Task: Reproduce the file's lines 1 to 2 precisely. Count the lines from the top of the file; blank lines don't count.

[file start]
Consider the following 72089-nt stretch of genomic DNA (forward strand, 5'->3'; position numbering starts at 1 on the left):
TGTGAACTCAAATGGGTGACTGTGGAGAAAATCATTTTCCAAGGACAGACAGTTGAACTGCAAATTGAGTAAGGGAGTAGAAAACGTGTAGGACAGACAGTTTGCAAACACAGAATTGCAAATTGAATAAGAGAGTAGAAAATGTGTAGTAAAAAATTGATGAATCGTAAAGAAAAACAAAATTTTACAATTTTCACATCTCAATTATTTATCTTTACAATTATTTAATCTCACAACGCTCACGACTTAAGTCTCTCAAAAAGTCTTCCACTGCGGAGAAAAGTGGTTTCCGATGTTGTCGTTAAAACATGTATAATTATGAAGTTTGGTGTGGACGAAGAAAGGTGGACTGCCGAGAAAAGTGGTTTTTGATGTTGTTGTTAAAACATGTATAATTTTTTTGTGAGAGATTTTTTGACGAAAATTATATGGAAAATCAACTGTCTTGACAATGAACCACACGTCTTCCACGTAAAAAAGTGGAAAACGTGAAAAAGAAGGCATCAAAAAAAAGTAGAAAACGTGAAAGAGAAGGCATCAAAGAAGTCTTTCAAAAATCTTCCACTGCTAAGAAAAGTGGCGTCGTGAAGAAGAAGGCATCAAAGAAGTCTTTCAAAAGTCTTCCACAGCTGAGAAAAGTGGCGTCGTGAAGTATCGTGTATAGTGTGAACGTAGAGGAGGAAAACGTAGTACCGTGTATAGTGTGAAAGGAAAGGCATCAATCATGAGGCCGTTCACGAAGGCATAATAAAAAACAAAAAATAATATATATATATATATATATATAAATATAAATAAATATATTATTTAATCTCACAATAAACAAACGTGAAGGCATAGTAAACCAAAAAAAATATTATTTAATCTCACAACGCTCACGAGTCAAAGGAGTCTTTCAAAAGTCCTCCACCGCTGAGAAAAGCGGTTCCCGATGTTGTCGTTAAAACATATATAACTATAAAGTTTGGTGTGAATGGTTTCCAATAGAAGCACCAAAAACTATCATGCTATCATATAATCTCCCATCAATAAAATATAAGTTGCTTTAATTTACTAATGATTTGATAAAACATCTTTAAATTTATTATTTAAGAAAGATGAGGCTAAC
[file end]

Consider the following 72089-nt stretch of genomic DNA (forward strand, 5'->3'; position numbering starts at 1 on the left):
TGTGAACTCAAATGGGTGACTGTGGAGAAAATCATTTTCCAAGGACAGACAGTTGAACTGCAAATTGAGTAAGGGAGTAGAAAACGTGTAGGACAGACAGTTTGCAAACACAGAATTGCAAATTGAATAAGAGAGTAGAAAATGTGTAGTAAAAAATTGATGAATCGTAAAGAAAAACAAAATTTTACAATTTTCACATCTCAATTATTTATCTTTACAATTATTTAATCTCACAACGCTCACGACTTAAGTCTCTCAAAAAGTCTTCCACTGCGGAGAAAAGTGGTTTCCGATGTTGTCGTTAAAACATGTATAATTATGAAGTTTGGTGTGGACGAAGAAAGGTGGACTGCCGAGAAAAGTGGTTTTTGATGTTGTTGTTAAAACATGTATAATTTTTTTGTGAGAGATTTTTTGACGAAAATTATATGGAAAATCAACTGTCTTGACAATGAACCACACGTCTTCCACGTAAAAAAGTGGAAAACGTGAAAAAGAAGGCATCAAAAAAAAGTAGAAAACGTGAAAGAGAAGGCATCAAAGAAGTCTTTCAAAAATCTTCCACTGCTAAGAAAAGTGGCGTCGTGAAGAAGAAGGCATCAAAGAAGTCTTTCAAAAGTCTTCCACAGCTGAGAAAAGTGGCGTCGTGAAGTATCGTGTATAGTGTGAACGTAGAGGAGGAAAACGTAGTACCGTGTATAGTGTGAAAGGAAAGGCATCAATCATGAGGCCGTTCACGAAGGCATAATAAAAAACAAAAAATAATATATATATATATATATATATAAATATAAATAAATATATTATTTAATCTCACAATAAACAAACGTGAAGGCATAGTAAACCAAAAAAAATATTATTTAATCTCACAACGCTCACGAGTCAAAGGAGTCTTTCAAAAGTCCTCCACCGCTGAGAAAAGCGGTTCCCGATGTTGTCGTTAAAACATATATAACTATAAAGTTTGGTGTGAATGGTTTCCAATAGAAGCACCAAAAACTATCATGCTATCATATAATCTCCCATCAATAAAATATAAGTTGCTTTAATTTACTAATGATTTGATAAAACATCTTTAAATTTATTATTTAAGAAAGATGAGGCTAAC